Using Bus GPS Data to Generate Street Speeds with OpenTraffic
When you say you work in transportation, it is common in major cities for people to complain to you about the uniquely horrible traffic there. Rio is certainly no exception, and it does have the longest commute times in Brazil. What seems unique (to me) here is the semi-predictable reliability of the traffic. Since most public transit riders travel in buses in mixed-traffic as opposed to BRT, Metro, Boat, or Gondola (which, due to gang violence, has its own unique reliability issues), this affects a large proportion of commuters. Unreliability can seriously affect peoples’ lives: if a typical 1hr commute can occasionally be 2 hours (or more), do you buffer your commute time according to the occasional disastrous conditions?
Though I heard many stories of this lack reliability in travel speeds on the street network, no one had any data beyond anecdotes and hearsay. Though so-called “indigenous knowledge”, the experiences of locals, can be valuable, I was taught to rely on impersonal data, preferably lots of it. Before arriving here in Rio I had heard of OpenTraffic.io. It is an Open-Source (free to use and free to modify the code) platform built by a partnership of Conveyal, the World Bank, Mapbox and Mapzen which aims to collect GPS traces from fleets of vehicles in cities around the world and eventually provide historic traffic speeds in Open Street Map, an API, and other formats.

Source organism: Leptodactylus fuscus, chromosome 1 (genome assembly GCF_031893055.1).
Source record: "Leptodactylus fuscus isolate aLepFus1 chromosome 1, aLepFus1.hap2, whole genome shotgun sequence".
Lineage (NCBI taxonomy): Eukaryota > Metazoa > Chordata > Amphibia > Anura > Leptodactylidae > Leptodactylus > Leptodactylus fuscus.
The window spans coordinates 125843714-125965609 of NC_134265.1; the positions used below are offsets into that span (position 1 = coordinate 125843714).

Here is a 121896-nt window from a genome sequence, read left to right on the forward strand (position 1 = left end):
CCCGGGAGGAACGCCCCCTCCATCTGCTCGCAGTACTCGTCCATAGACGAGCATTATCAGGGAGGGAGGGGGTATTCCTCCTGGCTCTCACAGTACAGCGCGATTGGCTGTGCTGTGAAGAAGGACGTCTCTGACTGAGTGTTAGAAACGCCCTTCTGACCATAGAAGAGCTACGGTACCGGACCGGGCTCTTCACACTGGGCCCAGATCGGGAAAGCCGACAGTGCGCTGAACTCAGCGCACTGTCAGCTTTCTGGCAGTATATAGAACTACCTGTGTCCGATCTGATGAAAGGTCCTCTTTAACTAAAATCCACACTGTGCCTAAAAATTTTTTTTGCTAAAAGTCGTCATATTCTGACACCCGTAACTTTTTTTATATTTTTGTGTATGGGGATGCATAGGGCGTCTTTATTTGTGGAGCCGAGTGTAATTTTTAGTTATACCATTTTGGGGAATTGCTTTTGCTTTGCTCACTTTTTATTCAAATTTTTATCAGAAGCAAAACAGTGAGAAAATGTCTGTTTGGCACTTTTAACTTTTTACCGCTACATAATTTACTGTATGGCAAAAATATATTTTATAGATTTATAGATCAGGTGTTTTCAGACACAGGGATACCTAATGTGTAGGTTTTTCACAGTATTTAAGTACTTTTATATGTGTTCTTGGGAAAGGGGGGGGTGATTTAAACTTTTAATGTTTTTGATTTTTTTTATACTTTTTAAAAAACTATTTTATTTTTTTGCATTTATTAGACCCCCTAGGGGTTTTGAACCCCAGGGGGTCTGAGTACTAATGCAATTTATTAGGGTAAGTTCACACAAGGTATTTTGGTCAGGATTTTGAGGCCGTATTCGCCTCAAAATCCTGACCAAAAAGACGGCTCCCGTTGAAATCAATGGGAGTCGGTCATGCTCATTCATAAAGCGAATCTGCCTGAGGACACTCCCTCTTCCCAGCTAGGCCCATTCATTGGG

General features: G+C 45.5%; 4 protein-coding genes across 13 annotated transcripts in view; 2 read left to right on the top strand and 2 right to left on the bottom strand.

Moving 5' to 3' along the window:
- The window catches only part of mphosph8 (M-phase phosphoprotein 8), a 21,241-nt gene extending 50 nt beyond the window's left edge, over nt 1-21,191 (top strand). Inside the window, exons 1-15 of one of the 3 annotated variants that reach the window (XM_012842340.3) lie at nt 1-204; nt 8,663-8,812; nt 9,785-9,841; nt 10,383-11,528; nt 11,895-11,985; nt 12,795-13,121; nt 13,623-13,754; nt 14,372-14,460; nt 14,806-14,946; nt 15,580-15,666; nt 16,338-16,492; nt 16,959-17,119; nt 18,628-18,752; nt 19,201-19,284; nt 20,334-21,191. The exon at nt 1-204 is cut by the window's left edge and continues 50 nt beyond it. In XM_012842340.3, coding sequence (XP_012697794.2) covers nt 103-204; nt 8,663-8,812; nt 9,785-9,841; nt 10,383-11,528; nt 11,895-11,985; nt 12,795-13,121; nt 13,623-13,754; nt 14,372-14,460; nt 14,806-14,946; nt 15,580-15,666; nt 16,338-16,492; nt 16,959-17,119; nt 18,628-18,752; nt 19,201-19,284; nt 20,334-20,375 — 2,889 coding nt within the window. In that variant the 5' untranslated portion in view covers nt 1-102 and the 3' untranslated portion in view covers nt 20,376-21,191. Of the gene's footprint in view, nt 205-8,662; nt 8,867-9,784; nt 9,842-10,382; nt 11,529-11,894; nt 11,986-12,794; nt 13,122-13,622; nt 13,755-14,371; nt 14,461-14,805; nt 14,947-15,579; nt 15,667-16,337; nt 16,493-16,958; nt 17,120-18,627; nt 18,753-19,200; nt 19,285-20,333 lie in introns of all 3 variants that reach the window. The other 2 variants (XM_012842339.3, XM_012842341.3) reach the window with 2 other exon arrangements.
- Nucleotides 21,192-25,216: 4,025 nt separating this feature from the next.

Data on traffic is currently expensive to collect, though with ubiquitous GPS sensors the passive collection of massive amounts of vehicle locations is possible. Most of the time this data is proprietary, such as data from the crowd-sourced Waze app, which can be bought from Google, or the data collected by large commercial fleets such as FedEx or UPS for their private uses. But cities can have access to data from fleets of city-owned vehicles, or from city-managed vehicles such as taxis and buses, and these are the kinds of data generators that OpenTraffic is interested in collecting data from. Input a collection of data points consisting of a vehicle id and a timestamped GPS position, and the OpenTraffic engine will produce anonymized information on traffic speeds on city streets.
With this data one can more accurately model accessibility, the number of potential opportunities an individual can access using either bus or car modes. It will allow apps to better represent travel times for users seeking directions. With more accurate travel time and accessibility estimation more informed decision-making can occur over which transportation investments to make.
Further Reading on this Project
The following other posts will appear in this series (check back for links):
- Explaining how I pulled and archived data from FeTranspor (the local bus conglomerate)
- A introductory analysis of the bus GPS data
- How I setup OpenTraffic and processed the gps data to work with the platform
- Analysis of the resulting traffic speeds and the coverage of the bus GPS data
Let me know what you think of this article on twitter @dumasraphael!